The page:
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Old 12-14-2012, 08:55 PM   #196
ParaMud OP
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Quote:
Originally Posted by Idle View Post
Wow.


I just read the whole thread and there was no mention of the bike in question.

On a sidenote, I never knew MotoGP bikes have linked brakes, so that's how they can dangle their feet when braking.

I've just a few ? for you Paramud.

What kind of bike is your GF riding? How long has she been riding. How long have you been riding? What happened to make you absolutely terrified of locking your rear wheel?

Your above statements about locking up the rear are comical. I'm sorry, I don't mean to be mean, but c'mon! You really need to go ride when it's wet out. Or dewey, or areas with dirt on the road. Wait until it's time for a new rear tire and go have fun skidding. Start out on the white T in STOP at the stopsign. It makes a mark, and a squeak.

A mc brake is not power assisted, and releases the very nano-second you pick your foot up. Clutch in is a given, and a natural occurrence when practiced enough.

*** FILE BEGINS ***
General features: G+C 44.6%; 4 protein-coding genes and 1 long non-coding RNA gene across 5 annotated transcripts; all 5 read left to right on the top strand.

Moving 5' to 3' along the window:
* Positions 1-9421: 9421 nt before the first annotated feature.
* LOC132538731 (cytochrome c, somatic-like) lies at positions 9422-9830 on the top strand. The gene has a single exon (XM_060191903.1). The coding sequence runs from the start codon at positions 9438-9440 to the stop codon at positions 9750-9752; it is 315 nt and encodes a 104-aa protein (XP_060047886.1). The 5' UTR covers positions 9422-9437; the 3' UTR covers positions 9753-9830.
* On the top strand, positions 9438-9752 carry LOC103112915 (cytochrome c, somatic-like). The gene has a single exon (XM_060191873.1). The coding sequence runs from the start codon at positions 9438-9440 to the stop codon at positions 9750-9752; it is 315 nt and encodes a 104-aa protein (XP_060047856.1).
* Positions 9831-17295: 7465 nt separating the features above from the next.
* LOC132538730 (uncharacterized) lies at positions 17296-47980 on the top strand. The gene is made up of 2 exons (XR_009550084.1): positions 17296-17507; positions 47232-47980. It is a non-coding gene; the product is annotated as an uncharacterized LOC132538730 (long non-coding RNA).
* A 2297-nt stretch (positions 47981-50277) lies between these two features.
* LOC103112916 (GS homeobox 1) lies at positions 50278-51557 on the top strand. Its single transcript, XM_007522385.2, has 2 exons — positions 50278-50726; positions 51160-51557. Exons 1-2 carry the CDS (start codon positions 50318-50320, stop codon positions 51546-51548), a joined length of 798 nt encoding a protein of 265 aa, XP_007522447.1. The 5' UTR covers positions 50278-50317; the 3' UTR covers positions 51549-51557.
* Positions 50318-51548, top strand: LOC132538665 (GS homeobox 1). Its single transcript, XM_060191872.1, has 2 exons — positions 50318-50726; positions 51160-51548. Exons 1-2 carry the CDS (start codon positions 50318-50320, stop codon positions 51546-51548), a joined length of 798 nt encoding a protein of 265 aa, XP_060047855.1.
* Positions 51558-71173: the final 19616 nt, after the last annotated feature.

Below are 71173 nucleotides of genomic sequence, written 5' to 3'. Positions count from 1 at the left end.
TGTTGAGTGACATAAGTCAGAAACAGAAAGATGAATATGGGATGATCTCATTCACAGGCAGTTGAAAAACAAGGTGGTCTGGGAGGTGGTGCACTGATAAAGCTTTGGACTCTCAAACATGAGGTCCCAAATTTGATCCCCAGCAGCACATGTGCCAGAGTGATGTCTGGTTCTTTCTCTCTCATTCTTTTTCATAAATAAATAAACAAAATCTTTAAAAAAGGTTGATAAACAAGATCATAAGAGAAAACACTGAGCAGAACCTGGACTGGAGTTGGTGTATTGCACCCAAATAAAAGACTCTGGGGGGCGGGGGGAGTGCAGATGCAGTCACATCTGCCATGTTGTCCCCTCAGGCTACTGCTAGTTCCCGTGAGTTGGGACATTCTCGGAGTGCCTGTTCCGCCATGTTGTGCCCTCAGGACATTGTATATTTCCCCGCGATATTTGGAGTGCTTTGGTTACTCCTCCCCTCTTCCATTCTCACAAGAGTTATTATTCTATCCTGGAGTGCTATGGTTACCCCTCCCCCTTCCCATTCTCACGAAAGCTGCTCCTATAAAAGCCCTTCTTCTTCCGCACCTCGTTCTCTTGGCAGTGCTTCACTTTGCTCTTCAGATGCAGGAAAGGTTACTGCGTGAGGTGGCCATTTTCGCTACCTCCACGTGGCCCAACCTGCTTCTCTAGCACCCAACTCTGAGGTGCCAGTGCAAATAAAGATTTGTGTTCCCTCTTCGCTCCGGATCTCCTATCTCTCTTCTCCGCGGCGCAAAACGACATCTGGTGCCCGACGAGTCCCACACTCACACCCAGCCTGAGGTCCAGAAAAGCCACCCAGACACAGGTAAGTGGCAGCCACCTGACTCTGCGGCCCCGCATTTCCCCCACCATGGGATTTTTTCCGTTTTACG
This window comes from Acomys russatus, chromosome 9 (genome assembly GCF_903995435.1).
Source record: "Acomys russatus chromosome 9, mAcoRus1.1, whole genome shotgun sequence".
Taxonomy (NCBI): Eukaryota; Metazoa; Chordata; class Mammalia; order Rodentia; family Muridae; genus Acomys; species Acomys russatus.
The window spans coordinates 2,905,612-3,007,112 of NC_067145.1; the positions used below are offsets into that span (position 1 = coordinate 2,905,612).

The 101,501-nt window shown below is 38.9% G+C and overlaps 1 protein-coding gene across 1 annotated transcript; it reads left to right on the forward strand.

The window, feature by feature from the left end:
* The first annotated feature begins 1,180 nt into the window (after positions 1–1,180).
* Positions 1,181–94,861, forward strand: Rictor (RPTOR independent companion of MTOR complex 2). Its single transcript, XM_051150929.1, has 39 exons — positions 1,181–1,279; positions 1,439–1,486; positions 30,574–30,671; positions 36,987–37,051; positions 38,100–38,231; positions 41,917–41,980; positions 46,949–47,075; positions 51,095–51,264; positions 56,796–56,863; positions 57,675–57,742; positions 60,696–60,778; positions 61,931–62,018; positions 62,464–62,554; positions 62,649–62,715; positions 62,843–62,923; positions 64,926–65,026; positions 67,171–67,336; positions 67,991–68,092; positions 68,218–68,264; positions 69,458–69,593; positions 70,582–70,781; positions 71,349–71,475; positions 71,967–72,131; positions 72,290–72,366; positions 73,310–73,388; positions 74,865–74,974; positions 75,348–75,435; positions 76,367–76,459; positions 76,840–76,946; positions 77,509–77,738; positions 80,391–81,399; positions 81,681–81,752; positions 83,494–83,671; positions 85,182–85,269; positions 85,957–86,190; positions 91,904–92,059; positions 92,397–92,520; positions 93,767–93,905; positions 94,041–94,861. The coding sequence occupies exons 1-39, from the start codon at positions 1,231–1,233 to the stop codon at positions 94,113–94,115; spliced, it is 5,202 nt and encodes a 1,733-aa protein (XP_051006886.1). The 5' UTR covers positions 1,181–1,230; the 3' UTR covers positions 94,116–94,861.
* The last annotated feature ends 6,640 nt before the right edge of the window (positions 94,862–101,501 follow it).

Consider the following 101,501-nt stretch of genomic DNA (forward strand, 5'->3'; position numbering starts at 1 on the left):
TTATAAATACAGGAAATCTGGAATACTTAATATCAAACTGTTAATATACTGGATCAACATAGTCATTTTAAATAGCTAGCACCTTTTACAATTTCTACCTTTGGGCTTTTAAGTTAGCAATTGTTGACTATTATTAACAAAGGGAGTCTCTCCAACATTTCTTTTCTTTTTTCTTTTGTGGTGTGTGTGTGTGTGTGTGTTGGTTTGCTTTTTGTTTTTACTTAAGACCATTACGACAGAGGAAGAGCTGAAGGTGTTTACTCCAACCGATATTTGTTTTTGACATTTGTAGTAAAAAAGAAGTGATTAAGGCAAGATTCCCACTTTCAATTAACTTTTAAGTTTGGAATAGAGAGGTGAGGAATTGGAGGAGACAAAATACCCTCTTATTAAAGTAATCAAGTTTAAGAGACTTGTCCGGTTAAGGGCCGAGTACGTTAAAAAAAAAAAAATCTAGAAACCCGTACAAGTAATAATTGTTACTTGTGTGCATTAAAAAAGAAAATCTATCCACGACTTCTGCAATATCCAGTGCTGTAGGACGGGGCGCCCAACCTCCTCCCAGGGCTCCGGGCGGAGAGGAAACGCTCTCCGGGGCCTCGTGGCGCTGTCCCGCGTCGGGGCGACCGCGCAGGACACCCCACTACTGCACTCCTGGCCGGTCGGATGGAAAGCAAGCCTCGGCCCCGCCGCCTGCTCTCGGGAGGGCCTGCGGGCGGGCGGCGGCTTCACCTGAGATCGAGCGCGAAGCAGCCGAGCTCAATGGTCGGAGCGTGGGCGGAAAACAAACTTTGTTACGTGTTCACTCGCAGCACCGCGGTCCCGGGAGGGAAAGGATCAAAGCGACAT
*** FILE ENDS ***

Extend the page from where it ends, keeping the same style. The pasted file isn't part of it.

Practice, it takes a lot of practice, but locking the rear brake is fun when you start to get a feel for it. In the dirt or on wet pavement I will lock the rear over and over again just for.....fun and practice.

I eff around in parking lots skidding to a stop with the rear while making u-turns. I'm not training to be a stunta, just wanted to get comfortable with the rear skidding, and skidding around. I'm not completly doing a 180° skid yet, but that's my goal. To do a skidding 180, come to a stop and wheelie away without putting a foot down. I do gymkhana type drills also. It's fun and relatively risk free grinding footpegs at 15 mph.

I are on a motard and only have 10,000 miles behind me, I'm still learning.

Anehoo, about not using the rear brake in a panic stop. Please somebody shoot this myth down, I just thought of it. Myth is that if you don't touch the rear brake in a panic stop, your engine is still giving you propulsion untill the "front brake lifts the rear off the pavement." Or until the clutch gets pulled.